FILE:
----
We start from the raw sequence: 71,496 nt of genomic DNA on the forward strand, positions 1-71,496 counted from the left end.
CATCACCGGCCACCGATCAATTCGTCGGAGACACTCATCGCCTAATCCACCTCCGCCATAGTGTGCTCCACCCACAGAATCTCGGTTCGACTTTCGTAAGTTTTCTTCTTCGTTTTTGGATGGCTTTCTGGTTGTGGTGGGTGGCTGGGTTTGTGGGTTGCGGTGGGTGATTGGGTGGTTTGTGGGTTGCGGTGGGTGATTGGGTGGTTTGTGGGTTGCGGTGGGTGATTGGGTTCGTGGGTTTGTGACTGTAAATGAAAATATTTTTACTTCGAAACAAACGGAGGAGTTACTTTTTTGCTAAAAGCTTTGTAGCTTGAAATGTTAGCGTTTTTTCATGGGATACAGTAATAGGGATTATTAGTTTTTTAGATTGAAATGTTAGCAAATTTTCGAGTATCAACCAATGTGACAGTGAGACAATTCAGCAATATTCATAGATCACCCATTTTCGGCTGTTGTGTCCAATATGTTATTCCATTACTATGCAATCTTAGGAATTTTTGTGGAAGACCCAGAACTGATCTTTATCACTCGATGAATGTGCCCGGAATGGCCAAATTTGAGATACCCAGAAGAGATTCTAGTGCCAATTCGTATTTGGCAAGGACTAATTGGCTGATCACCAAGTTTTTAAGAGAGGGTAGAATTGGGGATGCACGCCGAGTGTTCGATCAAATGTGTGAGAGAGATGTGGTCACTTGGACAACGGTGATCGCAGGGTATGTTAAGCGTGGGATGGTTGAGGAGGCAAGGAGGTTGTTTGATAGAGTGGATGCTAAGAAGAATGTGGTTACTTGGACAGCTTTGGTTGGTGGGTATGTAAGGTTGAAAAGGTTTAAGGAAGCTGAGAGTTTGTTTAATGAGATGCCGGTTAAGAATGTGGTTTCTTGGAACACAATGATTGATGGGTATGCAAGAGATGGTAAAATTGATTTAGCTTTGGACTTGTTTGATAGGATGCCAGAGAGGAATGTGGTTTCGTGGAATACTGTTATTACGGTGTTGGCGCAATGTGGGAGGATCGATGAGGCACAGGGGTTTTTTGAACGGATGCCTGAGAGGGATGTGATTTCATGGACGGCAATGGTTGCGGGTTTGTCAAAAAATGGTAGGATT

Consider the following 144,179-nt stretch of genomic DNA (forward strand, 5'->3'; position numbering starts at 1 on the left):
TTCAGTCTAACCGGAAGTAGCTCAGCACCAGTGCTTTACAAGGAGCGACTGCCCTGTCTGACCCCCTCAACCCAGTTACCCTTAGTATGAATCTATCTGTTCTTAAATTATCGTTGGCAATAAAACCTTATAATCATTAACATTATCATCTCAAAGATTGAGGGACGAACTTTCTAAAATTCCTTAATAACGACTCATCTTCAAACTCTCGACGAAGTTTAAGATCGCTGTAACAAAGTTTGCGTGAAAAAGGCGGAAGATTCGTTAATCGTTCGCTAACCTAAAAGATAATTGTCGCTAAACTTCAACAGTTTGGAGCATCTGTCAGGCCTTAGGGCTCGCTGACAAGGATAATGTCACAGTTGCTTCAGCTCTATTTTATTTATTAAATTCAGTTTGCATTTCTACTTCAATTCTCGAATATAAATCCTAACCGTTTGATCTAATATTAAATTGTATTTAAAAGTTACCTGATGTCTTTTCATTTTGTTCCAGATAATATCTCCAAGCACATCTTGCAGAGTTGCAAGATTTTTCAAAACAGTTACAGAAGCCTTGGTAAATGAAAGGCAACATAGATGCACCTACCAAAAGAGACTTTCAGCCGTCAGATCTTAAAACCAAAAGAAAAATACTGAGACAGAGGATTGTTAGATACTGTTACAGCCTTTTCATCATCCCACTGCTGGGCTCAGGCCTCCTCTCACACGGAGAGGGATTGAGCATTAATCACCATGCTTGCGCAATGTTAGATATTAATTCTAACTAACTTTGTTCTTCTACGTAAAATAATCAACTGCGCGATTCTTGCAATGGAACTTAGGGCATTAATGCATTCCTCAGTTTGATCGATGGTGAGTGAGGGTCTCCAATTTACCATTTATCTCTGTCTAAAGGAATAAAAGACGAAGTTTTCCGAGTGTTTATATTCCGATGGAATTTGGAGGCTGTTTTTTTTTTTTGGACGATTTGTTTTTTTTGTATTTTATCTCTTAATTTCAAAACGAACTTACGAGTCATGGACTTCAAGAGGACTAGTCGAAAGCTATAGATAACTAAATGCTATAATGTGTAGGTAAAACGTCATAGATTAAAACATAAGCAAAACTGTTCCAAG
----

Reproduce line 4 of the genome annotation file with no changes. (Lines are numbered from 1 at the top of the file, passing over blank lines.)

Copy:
TTCAGTCTAACCGGAAGTAGCTCAGCACCAGTGCTTTACAAGGAGCGACTGCCCTGTCTGACCCCCTCAACCCAGTTACCCTTAGTATGAATCTATCTGTTCTTAAATTATCGTTGGCAATAAAACCTTATAATCATTAACATTATCATCTCAAAGATTGAGGGACGAACTTTCTAAAATTCCTTAATAACGACTCATCTTCAAACTCTCGACGAAGTTTAAGATCGCTGTAACAAAGTTTGCGTGAAAAAGGCGGAAGATTCGTTAATCGTTCGCTAACCTAAAAGATAATTGTCGCTAAACTTCAACAGTTTGGAGCATCTGTCAGGCCTTAGGGCTCGCTGACAAGGATAATGTCACAGTTGCTTCAGCTCTATTTTATTTATTAAATTCAGTTTGCATTTCTACTTCAATTCTCGAATATAAATCCTAACCGTTTGATCTAATATTAAATTGTATTTAAAAGTTACCTGATGTCTTTTCATTTTGTTCCAGATAATATCTCCAAGCACATCTTGCAGAGTTGCAAGATTTTTCAAAACAGTTACAGAAGCCTTGGTAAATGAAAGGCAACATAGATGCACCTACCAAAAGAGACTTTCAGCCGTCAGATCTTAAAACCAAAAGAAAAATACTGAGACAGAGGATTGTTAGATACTGTTACAGCCTTTTCATCATCCCACTGCTGGGCTCAGGCCTCCTCTCACACGGAGAGGGATTGAGCATTAATCACCATGCTTGCGCAATGTTAGATATTAATTCTAACTAACTTTGTTCTTCTACGTAAAATAATCAACTGCGCGATTCTTGCAATGGAACTTAGGGCATTAATGCATTCCTCAGTTTGATCGATGGTGAGTGAGGGTCTCCAATTTACCATTTATCTCTGTCTAAAGGAATAAAAGACGAAGTTTTCCGAGTGTTTATATTCCGATGGAATTTGGAGGCTGTTTTTTTTTTTTGGACGATTTGTTTTTTTTGTATTTTATCTCTTAATTTCAAAACGAACTTACGAGTCATGGACTTCAAGAGGACTAGTCGAAAGCTATAGATAACTAAATGCTATAATGTGTAGGTAAAACGTCATAGATTAAAACATAAGCAAAACTGTTCCAAG